Leonard Baby: Leonard Baby Loves You
Not to be mistaken as nostalgic, Leonard Baby’s paintings are nudging us awake to the present instead of daydreaming of a romanticized past. Leonard Baby borrows images from films as the basis for his compositions, referencing disparate genres from The Young Girls of Rochefort to The Parent Trap.
Baby isolates a single shot; a pair of hands on a table or a figure with their face turned away. The painting, It's a Game of Give and Take, depicts a street scene, the legs of someone on a bicycle, and a vintage car paused on the road in the middle ground, all under a blue sky in what looks like Mayberry - a fictional community that was the setting for popular American television sitcoms. He evokes a whimpering memory, the transporting flash of recollection that slips away from us the instant we feel its presence.
In the paintings, Pills and Pastries and In My Own Way I’ll Let You Know, Baby uses the classic composition of a still-life, delightful cakes and bottles with glasses resting on a table. However, Baby includes a hand or hands reaching toward the objects to activate the still-life display. The identity of the person reaching is never revealed as he offers not even a glimpse of their face. A narrative or story is alluded to in each painting but not entirely told. We imagine what might be happening outside of the painting and who the hand belongs to and what might occur.
Something curious happens while moving from one painting to the next. The clear and certain images from different films swirl together; the dog on an ironing board melds with the girl weeping in her bed as if they are happening in the same house that we are walking through. The paintings all together are united with their Looney Tunes color palette to form a bond masking their different cinematic origins.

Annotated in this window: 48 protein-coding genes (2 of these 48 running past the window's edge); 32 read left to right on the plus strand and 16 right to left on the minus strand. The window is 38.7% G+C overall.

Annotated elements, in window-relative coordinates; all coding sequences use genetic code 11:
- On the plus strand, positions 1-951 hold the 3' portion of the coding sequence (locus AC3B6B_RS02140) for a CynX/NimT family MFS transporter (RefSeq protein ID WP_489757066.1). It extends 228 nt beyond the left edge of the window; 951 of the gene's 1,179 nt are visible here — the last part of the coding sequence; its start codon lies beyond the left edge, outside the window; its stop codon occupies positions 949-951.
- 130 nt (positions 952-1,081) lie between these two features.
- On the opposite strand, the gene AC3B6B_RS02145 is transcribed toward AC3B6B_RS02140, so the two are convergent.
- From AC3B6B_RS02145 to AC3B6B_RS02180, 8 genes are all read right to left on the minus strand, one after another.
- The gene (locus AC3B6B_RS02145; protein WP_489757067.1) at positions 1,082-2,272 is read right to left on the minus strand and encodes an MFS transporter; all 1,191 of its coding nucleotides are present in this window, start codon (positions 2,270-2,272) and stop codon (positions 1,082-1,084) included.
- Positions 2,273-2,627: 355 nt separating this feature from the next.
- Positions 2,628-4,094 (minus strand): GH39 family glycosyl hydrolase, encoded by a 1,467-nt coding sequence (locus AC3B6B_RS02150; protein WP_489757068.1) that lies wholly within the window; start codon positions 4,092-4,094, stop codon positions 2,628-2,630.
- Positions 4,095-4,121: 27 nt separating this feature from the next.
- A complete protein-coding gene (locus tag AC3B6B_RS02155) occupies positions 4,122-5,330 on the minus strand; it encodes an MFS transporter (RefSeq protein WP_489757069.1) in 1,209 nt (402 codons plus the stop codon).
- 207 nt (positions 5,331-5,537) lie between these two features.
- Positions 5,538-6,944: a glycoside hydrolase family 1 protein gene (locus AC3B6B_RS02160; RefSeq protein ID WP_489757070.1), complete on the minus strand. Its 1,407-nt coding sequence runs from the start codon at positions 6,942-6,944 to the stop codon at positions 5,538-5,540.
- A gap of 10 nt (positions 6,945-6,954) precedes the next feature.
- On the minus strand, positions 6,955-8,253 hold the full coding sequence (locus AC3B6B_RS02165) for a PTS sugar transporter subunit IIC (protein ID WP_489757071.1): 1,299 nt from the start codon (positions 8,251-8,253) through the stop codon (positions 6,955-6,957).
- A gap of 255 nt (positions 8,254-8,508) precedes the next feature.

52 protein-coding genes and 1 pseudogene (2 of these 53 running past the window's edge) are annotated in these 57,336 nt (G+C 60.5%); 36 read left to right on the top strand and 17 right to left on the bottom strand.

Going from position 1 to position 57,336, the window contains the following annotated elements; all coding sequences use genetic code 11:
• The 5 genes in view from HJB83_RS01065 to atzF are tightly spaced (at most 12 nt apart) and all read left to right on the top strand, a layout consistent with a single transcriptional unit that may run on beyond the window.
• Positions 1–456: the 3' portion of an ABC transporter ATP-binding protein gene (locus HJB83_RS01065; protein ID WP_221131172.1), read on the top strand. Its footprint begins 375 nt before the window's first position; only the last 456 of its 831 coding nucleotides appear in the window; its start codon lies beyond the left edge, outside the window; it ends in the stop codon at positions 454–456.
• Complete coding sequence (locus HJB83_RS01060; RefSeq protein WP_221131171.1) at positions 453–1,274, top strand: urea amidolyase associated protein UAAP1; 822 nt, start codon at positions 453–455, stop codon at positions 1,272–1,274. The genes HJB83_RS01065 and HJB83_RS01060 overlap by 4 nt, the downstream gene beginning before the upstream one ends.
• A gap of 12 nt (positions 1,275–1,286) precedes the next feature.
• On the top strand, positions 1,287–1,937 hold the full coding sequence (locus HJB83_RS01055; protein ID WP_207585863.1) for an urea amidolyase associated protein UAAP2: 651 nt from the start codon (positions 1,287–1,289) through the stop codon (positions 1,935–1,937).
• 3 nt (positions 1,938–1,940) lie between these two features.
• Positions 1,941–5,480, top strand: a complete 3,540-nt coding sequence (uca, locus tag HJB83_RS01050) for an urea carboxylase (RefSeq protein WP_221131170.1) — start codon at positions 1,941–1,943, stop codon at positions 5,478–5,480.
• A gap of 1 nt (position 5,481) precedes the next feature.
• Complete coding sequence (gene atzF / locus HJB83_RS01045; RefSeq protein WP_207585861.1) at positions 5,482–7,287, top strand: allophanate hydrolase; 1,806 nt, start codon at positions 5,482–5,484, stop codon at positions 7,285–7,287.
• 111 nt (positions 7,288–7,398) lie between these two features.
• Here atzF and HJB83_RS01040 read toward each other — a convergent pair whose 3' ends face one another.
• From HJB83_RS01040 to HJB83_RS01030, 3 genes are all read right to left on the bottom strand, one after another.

Baby holds each painting in his lap while he paints rather than using an easel. This method of painting sustains a high level of intimacy which is further implied by the use of soft pink color brushed along the wood edges of each painting. The wood panel format stretches the scene out in a wide cinematic format. The paintings beckon to be held close and carried away like a keepsake.
Leonard Baby was born in 1996 and grew up in Manitou Springs, Colorado. He currently lives and works in Brooklyn, New York. Baby has shown work with Pamela Salisbury Gallery in Hudson, NY, Kutlesa Gallery in Glodau, Switzerland, The Artist Room in London, UK, and The Lodge in Los Angeles, CA.